|The first excerpt represents the past or something you must release, and is drawn from In the South Seas by Robert Louis Stevenson:
lands of the clan, and stands to the clansman in the place of
parent, exacting their service, answerable for their fines. There
is but the one source of power and the one ground of dignity -
rank. The king married a chief-woman; she became his menial, and
must work with her hands on Messrs. Wightman's pier. The king
divorced her; she regained at once her former state and power. She
married the Hawaiian sailor, and behold the man is her flunkey and
can be shown the door at pleasure. Nay, and such low-born lords
are even corrected physically, and, like grown but dutiful
children, must endure the discipline.
We were intimate in one such household, that of Nei Takauti and Nan
|The second excerpt represents the present or the deciding factor of the moment, and is drawn from Pivot of Civilization by Margaret Sanger:
its relation to labor organization and unemployment. It is true that
elsewhere  he goes so far as to admit that ``even Malthus recognized
over-population as a necessity of modern industry, though, after his
narrow fashion, he explains it by the absolute over-growth of the
laboring population, not by their becoming relatively supernumerary.''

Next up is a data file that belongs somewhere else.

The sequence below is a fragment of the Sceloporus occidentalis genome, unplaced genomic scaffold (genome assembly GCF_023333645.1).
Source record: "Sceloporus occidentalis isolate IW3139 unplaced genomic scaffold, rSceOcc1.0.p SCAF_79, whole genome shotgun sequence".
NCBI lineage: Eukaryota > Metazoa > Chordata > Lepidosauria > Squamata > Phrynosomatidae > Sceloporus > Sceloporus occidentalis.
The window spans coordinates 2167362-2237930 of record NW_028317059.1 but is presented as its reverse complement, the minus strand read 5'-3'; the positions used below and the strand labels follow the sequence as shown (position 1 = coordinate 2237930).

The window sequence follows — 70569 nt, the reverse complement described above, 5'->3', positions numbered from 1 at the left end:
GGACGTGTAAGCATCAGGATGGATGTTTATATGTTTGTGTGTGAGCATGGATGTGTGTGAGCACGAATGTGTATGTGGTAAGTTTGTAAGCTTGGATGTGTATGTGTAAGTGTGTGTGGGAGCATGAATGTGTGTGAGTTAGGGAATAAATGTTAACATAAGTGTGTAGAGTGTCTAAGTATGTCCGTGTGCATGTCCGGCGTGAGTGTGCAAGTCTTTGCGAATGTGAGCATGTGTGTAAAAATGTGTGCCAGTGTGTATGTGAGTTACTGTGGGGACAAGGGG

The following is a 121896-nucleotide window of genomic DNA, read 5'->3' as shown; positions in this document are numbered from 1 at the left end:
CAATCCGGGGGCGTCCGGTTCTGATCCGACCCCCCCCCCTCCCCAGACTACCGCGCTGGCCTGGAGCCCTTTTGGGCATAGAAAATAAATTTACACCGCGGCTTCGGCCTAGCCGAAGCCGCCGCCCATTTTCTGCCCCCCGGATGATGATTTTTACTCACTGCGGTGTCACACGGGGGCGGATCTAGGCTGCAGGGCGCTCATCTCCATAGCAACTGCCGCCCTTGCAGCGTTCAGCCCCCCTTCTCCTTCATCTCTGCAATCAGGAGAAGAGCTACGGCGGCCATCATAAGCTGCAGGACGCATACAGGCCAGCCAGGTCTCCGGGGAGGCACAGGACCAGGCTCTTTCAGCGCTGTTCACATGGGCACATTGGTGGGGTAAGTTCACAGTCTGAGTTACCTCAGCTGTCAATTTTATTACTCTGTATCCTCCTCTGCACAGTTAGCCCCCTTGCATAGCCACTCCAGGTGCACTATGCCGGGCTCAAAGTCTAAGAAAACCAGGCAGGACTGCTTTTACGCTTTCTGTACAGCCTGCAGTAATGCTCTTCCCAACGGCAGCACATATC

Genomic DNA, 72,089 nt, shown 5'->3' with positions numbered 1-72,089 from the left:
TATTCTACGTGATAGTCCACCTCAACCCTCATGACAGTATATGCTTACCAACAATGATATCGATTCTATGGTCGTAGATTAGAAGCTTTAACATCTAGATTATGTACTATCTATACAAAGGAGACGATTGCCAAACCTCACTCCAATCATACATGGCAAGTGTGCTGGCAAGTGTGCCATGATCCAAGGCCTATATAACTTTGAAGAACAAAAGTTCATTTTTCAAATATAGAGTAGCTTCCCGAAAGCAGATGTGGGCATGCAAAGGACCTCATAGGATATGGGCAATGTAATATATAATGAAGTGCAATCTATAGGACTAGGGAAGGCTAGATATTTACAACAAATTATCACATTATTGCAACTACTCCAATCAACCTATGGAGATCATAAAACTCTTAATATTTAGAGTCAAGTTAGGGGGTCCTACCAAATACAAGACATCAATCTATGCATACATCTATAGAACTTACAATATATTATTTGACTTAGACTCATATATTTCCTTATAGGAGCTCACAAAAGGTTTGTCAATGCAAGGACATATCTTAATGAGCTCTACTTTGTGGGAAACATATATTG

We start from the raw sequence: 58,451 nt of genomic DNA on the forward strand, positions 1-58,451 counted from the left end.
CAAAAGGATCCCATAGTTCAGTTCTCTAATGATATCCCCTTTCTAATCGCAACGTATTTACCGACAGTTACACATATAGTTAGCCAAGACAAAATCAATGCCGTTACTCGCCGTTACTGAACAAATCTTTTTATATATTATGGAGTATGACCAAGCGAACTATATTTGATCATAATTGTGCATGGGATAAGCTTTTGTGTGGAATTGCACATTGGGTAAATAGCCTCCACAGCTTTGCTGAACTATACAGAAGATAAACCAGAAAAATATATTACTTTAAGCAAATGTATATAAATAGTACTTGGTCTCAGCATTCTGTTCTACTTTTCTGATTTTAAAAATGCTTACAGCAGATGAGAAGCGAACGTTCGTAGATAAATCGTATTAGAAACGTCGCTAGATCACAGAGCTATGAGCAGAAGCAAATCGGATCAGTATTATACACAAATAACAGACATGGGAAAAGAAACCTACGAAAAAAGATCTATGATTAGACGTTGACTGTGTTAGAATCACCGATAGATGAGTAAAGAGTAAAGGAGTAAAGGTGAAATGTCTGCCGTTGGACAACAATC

A few pages later, however, Marx comes back again to the question of
over-population, failing to realize that it is to the capitalists'
advantage that the working classes are unceasingly prolific. ``The
folly is now patent,'' writes the unsuspecting Marx, ``of the economic
wisdom that preaches to the laborers the accommodation of their
numbers to the requirements of capital. The mechanism of capitalist
|The third excerpt represents the future or something you must embrace, and is drawn from Cousin Betty by Honore de Balzac:
little barmaid's caps and her whimpering, which must turn her favors
"In point of fact," said Crevel, "two hundred thousand francs is a
round sum of money."
"They have fine appetites, have the goody sort! By the poker! they
sell their sermons dearer than we sell the rarest and realest thing on
earth--pleasure.--And they can spin a yarn! There, I know them. I have
seen plenty in my mother's house. They think everything is allowable
for the Church and for--Really, my dear love, you ought to be ashamed
of yourself--for you are not so open-handed! You have not given me two
hundred thousand francs all told!"